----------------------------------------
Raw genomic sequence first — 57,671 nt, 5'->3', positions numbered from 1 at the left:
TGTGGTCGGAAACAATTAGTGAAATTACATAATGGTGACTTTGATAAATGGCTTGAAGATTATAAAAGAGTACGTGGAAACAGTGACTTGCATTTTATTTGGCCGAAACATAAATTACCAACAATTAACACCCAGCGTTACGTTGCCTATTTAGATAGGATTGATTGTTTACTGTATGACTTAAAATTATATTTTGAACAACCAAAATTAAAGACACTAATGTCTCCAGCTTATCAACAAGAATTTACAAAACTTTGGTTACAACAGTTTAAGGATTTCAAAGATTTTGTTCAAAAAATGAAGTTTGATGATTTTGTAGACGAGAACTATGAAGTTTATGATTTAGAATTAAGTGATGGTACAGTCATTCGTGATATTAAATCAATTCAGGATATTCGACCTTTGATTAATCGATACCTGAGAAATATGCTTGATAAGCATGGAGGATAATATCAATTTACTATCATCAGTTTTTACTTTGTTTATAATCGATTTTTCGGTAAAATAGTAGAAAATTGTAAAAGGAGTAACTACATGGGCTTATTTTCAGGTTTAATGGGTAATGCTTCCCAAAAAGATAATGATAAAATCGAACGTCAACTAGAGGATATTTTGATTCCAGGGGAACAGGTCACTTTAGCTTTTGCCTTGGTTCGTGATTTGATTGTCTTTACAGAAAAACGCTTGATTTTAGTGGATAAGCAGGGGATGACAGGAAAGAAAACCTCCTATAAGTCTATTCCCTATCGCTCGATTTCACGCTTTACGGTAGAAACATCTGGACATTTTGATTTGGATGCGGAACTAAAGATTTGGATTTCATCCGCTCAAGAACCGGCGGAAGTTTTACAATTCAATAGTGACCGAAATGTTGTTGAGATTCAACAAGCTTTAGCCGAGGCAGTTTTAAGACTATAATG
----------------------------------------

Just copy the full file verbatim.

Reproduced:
Raw genomic sequence first — 57,671 nt, 5'->3', positions numbered from 1 at the left:
TGTGGTCGGAAACAATTAGTGAAATTACATAATGGTGACTTTGATAAATGGCTTGAAGATTATAAAAGAGTACGTGGAAACAGTGACTTGCATTTTATTTGGCCGAAACATAAATTACCAACAATTAACACCCAGCGTTACGTTGCCTATTTAGATAGGATTGATTGTTTACTGTATGACTTAAAATTATATTTTGAACAACCAAAATTAAAGACACTAATGTCTCCAGCTTATCAACAAGAATTTACAAAACTTTGGTTACAACAGTTTAAGGATTTCAAAGATTTTGTTCAAAAAATGAAGTTTGATGATTTTGTAGACGAGAACTATGAAGTTTATGATTTAGAATTAAGTGATGGTACAGTCATTCGTGATATTAAATCAATTCAGGATATTCGACCTTTGATTAATCGATACCTGAGAAATATGCTTGATAAGCATGGAGGATAATATCAATTTACTATCATCAGTTTTTACTTTGTTTATAATCGATTTTTCGGTAAAATAGTAGAAAATTGTAAAAGGAGTAACTACATGGGCTTATTTTCAGGTTTAATGGGTAATGCTTCCCAAAAAGATAATGATAAAATCGAACGTCAACTAGAGGATATTTTGATTCCAGGGGAACAGGTCACTTTAGCTTTTGCCTTGGTTCGTGATTTGATTGTCTTTACAGAAAAACGCTTGATTTTAGTGGATAAGCAGGGGATGACAGGAAAGAAAACCTCCTATAAGTCTATTCCCTATCGCTCGATTTCACGCTTTACGGTAGAAACATCTGGACATTTTGATTTGGATGCGGAACTAAAGATTTGGATTTCATCCGCTCAAGAACCGGCGGAAGTTTTACAATTCAATAGTGACCGAAATGTTGTTGAGATTCAACAAGCTTTAGCCGAGGCAGTTTTAAGACTATAATG